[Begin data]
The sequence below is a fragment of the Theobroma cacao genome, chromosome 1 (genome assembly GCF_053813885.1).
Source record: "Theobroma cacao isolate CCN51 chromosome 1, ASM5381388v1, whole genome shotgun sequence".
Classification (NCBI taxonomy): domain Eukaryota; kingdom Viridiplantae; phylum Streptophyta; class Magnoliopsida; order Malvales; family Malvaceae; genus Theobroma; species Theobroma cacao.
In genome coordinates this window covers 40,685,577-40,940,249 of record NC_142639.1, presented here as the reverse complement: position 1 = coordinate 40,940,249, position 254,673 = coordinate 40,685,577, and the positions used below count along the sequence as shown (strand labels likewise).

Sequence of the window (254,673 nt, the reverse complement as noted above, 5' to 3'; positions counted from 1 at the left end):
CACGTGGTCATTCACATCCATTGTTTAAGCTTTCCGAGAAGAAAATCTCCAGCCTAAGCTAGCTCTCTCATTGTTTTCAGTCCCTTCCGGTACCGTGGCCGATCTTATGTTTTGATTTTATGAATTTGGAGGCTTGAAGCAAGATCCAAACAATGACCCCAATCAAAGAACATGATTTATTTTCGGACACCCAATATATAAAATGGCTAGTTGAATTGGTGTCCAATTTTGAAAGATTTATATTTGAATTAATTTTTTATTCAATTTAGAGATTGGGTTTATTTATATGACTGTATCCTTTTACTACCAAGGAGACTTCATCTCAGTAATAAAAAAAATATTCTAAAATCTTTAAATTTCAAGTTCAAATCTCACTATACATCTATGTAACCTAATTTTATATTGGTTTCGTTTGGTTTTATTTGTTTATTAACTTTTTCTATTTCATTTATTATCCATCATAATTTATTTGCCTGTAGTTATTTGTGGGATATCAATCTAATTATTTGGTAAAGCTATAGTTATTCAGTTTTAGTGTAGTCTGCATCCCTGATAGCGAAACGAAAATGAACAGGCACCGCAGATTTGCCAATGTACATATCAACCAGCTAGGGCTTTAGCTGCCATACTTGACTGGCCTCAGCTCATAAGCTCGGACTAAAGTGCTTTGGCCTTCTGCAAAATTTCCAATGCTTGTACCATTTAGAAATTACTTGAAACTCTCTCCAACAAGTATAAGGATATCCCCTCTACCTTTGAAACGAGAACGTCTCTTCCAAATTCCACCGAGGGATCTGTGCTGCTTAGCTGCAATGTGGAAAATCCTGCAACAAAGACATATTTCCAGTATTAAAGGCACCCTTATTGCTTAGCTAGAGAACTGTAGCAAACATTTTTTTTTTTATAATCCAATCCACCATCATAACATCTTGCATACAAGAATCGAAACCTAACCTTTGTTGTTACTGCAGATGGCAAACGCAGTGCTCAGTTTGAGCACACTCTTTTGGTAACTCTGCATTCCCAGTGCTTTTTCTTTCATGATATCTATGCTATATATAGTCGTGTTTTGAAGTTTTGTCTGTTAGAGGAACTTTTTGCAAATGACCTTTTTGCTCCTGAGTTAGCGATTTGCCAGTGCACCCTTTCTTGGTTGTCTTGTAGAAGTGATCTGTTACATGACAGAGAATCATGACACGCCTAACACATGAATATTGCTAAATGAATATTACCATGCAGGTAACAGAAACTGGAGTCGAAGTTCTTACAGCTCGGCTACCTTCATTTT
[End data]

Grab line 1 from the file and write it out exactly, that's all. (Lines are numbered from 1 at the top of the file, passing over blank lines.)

The sequence below is a fragment of the Theobroma cacao genome, chromosome 1 (genome assembly GCF_053813885.1).